When it comes to their chimney, many homeowners wrongly assume it is a singular structure. However, chimneys are actually complex structures with a number of different parts that all work together to keep your fireplace system functioning. One of the often forgotten chimney components is the chimney crown; even though you may not pay it much attention, the chimney crown has an important function.
The chimney crown is the masonry or concrete slab that covers and seals the top of the chimney. The top of the flue extends through the top of the chimney crown, which is then covered by the chimney cap. Chimney crowns play an important part in protecting the chimney system against water damage by keeping moisture from ice, rain, sleet, or snow out of the chimney.
Well-constructed chimney crowns should be made of concrete as this is the most resistant to moisture. Likewise, chimney crowns should be slightly sloped or domed to prevent moisture from building up on top of it around the top of the flue. Lastly, chimney crowns often have a lip of two to two and a half inches; this edge, known as a kerf, prevents water from flowing from the chimney cap directly onto the sides of the chimney structure. Instead, it drains harmlessly onto the roof.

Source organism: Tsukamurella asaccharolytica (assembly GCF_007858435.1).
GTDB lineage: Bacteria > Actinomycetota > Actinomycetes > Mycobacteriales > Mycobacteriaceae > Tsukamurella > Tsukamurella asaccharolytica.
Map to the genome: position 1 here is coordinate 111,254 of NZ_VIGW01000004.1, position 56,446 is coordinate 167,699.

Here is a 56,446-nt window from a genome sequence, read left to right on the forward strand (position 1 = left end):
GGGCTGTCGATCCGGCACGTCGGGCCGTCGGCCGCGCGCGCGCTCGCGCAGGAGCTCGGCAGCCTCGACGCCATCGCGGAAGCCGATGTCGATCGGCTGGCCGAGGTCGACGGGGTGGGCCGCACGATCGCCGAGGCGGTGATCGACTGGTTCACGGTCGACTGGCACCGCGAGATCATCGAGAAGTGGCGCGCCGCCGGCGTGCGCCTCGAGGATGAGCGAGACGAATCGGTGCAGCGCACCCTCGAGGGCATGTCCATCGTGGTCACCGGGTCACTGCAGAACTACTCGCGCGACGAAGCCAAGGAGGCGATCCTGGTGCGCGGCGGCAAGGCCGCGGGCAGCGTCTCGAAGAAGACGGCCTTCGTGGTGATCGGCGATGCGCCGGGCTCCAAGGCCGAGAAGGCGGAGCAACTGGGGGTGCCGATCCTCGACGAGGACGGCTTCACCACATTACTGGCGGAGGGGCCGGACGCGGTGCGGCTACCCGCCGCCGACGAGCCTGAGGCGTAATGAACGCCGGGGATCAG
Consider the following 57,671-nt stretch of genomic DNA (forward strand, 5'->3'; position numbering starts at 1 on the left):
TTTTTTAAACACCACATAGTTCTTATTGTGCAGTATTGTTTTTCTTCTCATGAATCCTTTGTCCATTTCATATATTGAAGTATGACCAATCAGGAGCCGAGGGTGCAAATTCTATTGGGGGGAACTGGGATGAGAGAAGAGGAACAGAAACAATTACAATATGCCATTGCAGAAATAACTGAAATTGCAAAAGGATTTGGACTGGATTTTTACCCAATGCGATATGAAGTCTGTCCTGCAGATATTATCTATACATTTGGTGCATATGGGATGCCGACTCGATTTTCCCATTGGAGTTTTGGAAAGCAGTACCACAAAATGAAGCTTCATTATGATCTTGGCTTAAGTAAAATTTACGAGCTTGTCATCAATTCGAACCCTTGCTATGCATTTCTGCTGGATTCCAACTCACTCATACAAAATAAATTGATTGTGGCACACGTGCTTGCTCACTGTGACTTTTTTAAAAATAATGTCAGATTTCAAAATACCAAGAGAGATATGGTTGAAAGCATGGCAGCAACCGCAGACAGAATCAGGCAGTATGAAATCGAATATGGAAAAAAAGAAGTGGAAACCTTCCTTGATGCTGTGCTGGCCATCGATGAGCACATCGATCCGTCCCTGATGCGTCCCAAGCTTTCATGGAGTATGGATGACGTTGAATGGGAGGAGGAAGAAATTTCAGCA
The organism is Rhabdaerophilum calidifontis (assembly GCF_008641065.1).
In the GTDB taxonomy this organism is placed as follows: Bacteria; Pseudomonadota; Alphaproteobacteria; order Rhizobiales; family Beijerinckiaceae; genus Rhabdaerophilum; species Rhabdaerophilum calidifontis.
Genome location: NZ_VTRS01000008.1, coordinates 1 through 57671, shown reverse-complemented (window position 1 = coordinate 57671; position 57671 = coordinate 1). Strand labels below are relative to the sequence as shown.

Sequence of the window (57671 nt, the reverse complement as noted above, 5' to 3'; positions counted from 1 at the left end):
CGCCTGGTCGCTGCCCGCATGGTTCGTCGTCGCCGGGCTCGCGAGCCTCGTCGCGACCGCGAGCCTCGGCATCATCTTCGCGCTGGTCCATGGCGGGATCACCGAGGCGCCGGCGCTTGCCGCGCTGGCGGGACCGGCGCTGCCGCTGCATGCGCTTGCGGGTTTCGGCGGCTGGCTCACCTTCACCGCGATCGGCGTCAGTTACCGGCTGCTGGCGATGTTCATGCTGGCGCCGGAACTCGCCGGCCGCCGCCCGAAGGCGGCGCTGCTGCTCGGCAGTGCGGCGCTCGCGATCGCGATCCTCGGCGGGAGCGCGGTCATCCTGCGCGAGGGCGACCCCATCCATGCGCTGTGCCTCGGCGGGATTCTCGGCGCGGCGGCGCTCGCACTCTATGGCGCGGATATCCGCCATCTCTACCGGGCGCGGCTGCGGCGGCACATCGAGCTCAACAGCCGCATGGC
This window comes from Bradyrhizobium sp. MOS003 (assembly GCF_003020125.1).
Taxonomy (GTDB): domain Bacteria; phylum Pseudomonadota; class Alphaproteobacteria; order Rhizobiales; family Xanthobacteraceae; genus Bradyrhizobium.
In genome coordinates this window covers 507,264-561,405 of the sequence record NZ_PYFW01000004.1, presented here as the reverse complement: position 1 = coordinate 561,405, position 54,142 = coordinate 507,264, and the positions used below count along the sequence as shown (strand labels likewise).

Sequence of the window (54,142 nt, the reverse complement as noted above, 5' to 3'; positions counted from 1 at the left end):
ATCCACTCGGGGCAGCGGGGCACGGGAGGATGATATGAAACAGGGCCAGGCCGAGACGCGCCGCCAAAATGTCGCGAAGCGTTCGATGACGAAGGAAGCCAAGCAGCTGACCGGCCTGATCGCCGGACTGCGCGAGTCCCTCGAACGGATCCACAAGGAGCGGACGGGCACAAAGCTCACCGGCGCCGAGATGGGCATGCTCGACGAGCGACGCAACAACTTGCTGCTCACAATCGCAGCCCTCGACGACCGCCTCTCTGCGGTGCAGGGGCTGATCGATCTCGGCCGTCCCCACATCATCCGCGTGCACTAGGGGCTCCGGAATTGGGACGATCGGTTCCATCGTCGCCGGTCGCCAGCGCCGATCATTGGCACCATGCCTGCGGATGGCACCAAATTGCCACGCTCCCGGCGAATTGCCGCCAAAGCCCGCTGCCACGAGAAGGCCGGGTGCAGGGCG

What causes chimney crowns to deteriorate?
Even if the rest of the chimney structure is sound, the chimney cap may be damaged or need to be repaired. This happens because chimney crowns often bear the brunt of the elements. Because they are flat or slightly sloped, snow and moisture are able to accumulate on the chimney crown; the masonry of the chimney itself is often saved from this kind of deterioration because of its straight vertical sides.
Another major issue that can occur with chimney crowns is deterioration due to the building material. Chimney crowns should never be mortar based or constructed using brick. Both of these building materials are too porous to be able to effectively keep water out of the chimney. Chimney crowns should be made of concrete – or in some cases metal – as it is best able to withstand moisture without being damaged.
Chimney crowns can also be damaged by exposure to changes in temperature. During the winter, for example, the flue itself may be extremely hot even when the masonry of the chimney is cold. This temperature difference can cause the chimney crown to expand and contract, losing the seal around the flue and potentially letting moisture into the chimney.
Why is a chimney crown important?
A well maintained chimney crown is an important part of keeping your entire chimney system in good condition. Without it, moisture can enter the chimney structure, putting everything from the flue to the firebox at risk for water damage. Chimney crowns are checked for signs of damage or deterioration during your annual chimney inspection; to schedule your chimney inspection, contact Mountain Man Fireplace & Chimney today!